Maybe it was my mother sending me to the library over and over again as a child during summer that has made it one of my most productive reading seasons of the year. Part of the pleasure of creating a "finished" stack of books on my nightstand is shopping for the special ones that will take me places as I either swing on a hammock, sit on a beach, or stay up too late reading. First up (above), a new book by Paula Hawkins, author of the popular suspense novel, Girl on the Train. Bodies turn up in the town river, known for its treacherous bend. Yet deaths have occurred there for centuries. Fast forward to the present--is a murderer responsible for the recent deaths? Into the Water promises to be part pulsating suspense thriller and mystery.
Murder is also what propelled Helene Strapinski to write Murder in Matera. For ten years the author went beyond the simple hobby of reconstructing the family tree to investigating what caused her great-great-grandmother to commit murder and leave Italy for America over a century ago. There are multiple bodies here too in this family story, but this history-mystery is also a travelogue and memoir.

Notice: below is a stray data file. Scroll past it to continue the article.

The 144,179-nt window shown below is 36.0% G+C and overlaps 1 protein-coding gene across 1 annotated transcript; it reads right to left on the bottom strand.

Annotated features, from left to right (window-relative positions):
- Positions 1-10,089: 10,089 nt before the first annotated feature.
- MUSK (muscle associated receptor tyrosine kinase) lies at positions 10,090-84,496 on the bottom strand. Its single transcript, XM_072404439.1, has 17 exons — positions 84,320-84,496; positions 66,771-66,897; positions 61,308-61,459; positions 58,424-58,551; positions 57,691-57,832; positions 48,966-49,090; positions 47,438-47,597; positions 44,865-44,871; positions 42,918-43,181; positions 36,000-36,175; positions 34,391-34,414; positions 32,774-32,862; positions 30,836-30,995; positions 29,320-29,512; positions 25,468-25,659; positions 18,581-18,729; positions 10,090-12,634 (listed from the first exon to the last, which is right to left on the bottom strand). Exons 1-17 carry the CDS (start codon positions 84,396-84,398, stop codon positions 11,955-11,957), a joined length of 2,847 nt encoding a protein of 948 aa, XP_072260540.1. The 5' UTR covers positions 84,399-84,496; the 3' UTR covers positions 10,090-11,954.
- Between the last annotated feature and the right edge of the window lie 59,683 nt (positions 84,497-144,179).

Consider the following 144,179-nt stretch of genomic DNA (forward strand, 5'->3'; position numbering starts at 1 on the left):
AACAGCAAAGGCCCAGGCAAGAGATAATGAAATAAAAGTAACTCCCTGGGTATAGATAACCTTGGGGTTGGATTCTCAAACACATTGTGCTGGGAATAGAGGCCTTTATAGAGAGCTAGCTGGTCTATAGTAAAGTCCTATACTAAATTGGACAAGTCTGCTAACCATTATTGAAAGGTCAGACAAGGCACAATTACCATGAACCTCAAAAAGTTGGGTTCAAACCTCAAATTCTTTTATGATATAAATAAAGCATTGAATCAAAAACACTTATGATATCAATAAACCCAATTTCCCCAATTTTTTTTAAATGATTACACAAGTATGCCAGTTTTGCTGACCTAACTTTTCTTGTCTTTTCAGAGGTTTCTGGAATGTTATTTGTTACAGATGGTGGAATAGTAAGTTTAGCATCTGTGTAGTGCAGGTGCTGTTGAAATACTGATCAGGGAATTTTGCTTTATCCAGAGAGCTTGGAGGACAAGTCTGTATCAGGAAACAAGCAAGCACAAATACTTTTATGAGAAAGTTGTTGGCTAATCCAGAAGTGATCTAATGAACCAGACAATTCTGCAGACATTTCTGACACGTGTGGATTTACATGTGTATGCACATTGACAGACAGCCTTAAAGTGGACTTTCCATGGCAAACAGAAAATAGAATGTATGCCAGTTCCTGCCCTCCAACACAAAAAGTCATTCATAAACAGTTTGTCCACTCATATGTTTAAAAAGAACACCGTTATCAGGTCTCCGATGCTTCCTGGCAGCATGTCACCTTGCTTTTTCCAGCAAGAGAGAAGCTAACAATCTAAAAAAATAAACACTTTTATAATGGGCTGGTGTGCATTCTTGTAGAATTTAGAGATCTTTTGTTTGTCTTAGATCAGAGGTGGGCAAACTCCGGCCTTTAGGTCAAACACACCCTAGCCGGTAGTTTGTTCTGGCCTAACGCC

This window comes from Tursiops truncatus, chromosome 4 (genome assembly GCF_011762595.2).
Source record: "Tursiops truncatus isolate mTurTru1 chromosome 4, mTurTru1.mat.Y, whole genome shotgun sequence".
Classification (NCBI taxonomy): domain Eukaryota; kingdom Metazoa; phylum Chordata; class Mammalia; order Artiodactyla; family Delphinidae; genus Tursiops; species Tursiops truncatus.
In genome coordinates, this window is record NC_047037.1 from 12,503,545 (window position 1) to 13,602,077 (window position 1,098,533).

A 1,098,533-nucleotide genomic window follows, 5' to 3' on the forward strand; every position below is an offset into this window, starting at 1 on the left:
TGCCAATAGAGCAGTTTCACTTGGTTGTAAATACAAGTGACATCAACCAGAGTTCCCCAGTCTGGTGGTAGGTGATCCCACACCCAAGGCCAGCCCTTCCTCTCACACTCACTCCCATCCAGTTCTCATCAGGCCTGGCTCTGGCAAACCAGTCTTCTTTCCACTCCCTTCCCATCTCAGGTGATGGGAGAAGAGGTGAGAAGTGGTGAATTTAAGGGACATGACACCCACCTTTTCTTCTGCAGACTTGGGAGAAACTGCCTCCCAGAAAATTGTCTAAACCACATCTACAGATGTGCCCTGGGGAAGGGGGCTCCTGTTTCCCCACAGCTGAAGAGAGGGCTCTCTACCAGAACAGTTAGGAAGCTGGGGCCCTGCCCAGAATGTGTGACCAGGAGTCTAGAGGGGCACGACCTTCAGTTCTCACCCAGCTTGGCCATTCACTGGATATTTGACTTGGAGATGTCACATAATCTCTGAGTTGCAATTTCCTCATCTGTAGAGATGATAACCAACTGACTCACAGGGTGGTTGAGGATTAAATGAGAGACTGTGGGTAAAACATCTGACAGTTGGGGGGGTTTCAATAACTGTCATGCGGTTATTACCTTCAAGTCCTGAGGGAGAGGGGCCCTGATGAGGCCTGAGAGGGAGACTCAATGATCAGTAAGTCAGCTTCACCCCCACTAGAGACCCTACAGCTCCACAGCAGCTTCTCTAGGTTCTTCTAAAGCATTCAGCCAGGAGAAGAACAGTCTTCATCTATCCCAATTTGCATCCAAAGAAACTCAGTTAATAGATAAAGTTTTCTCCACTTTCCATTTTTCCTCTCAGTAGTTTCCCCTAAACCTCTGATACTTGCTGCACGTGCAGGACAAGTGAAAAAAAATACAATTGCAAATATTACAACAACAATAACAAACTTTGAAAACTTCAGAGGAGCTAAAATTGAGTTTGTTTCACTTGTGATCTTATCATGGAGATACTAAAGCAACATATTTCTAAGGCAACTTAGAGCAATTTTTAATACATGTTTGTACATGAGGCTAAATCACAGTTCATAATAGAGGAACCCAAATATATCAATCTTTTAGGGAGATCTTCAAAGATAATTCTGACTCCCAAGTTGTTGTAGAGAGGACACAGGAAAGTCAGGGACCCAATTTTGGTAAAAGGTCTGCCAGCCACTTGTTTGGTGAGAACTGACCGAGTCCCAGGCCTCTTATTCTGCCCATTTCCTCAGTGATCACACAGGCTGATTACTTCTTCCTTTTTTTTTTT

Where'd you go, Arundhati Roy? Her first book, The God of Small Things (1997), won many prizes in fiction. Spanning the Indian subcontinent, Roy tells in her long-awaited new novel, The Ministry of Utmost Happiness, the stories of several characters exploring themes of love, adversity, religion, even gender identity.
The mandatory beach read comes from author Dorothea Benton Frank. Same Beach, Next Year follows two couples who meet every summer for vacation in South Carolina over the course of twenty years. Yet one half of each couple were once high school sweethearts...awkward/not awkward?
Most of us don't have time to get a degree in astrophysics to catch up on the latest happenings in space, "the final frontier." But we have Neil deGrasse Tyson and his book Astrophysics for People in a Hurry. Head of the Hayden Planetarium in NYC and host of the excellent Cosmos miniseries, this is the guy who can use plain-speak and humor to help us understand concepts that are "far out."
Summer is also the time to re-read one or two old favorites like And Then There Were None. A mysterious eccentric millionaire invites ten people of various backgrounds to a remote island getaway where they eventually find themselves alone. By the end of the weekend not a single guest escapes falling prey to murder. Written by the master of plotting and who-done-its, Agatha Christie, she keeps you guessing until the end when there are no suspects left alive. So who was the murderer? (Love the Hitchcockian cover of this edition).
I'm always looking for recommendations. What are your favorite summer reads?